Investing in a window replacement, whether it’s one window or all of the windows in your Georgia home, requires careful scrutiny of the available options. While new windows call for a sizeable investment, making effective choices now can pay off down the road. Use this quick guide to window replacements to get the most for your money.
Perhaps the single most important factor to consider, the efficiency of the windows will make or break your home comfort and your energy bills, too. The National Fenestration Rating Council (NFRC) and Energy Star usually have labels on windows. If the window meets certain standards, it will feature the Energy Star label. Energy Star breaks down their labels according to climate, so use their guide to purchase window replacements. Other labels include:
- U-factor (or U-value). This is the number that shows how well the window keeps heat inside. The lower the number, the better the window performs.
- Solar heat gain coefficient (SHGC). Another rating that shows how well the window keeps heat out, or blocks the sun’s heat from penetrating through the window’s glass. In this case, the lower the number, the higher the performance. This is a rating that Georgia homeowners should consider, as the climate requires that homes stay cool over the long, hot summer.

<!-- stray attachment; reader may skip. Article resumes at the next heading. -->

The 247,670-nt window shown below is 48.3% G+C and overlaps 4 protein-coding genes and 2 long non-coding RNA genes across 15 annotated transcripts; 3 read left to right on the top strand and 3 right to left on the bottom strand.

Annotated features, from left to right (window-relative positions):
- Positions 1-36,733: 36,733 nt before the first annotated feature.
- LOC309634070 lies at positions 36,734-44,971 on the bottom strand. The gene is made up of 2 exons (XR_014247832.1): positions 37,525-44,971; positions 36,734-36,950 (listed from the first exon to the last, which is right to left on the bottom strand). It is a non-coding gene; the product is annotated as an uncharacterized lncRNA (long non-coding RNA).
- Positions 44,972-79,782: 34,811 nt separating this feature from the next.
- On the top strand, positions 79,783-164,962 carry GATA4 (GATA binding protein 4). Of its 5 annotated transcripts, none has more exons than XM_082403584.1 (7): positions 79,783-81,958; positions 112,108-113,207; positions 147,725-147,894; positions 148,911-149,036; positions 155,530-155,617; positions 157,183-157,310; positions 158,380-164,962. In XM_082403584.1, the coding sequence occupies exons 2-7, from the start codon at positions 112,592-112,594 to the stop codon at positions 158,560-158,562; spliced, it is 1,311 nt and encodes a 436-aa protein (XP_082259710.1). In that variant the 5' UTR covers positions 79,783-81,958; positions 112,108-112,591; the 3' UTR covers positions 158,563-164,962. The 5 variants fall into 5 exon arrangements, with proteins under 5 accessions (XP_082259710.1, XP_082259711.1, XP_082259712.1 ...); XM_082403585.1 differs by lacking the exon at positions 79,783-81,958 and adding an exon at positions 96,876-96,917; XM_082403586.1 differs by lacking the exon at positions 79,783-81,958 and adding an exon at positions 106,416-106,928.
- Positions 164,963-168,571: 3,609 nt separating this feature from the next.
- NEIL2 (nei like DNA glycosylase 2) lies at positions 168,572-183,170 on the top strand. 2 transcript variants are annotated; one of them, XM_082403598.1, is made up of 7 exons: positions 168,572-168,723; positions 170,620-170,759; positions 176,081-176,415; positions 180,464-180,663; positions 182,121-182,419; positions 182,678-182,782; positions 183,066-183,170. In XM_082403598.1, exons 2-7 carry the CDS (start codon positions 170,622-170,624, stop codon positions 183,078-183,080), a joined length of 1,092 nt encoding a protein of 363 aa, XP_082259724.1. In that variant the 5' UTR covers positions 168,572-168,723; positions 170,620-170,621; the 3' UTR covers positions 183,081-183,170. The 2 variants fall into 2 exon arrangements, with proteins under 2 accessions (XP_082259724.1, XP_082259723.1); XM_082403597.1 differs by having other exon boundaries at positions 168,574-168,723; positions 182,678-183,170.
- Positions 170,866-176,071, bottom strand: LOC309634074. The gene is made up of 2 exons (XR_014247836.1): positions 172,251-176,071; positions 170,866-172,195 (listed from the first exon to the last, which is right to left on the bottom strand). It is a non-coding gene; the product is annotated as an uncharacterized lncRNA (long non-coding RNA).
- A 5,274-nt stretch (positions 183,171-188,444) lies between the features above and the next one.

- Visible transmittance. This rating shows how much light the window will let into the home. The higher the number, the more light will come through.
Aesthetics and function
Along with efficiency, you’ll need to consider the look and function of the window. Options include: wood-framed windows, which offer a pleasing look but can be costly; vinyl-framed windows, which are cost-effective and require little maintenance; and fiberglass framed windows, which are relatively new to the market and are durable.
Window functions range from:
- Double-hung windows. With a bottom and top portion of the window, both of which can be pushed up or down to allow access to fresh air. These windows are also easy to clean.
- Single-hung windows. Only the bottom portion of the window can slide up. This option is less costly than double-hung windows.
- Casement windows. The window is usually separated into two parts, and the windows crank open in an outward motion.
- Awning windows. Feature one single pane of glass that moves outward from the bottom and lifts up.
- Fixed windows. These windows don’t open at all.
Do you have window replacement questions? Contact the experts at Findlay Roofing any time for answers. We’re happy to help!
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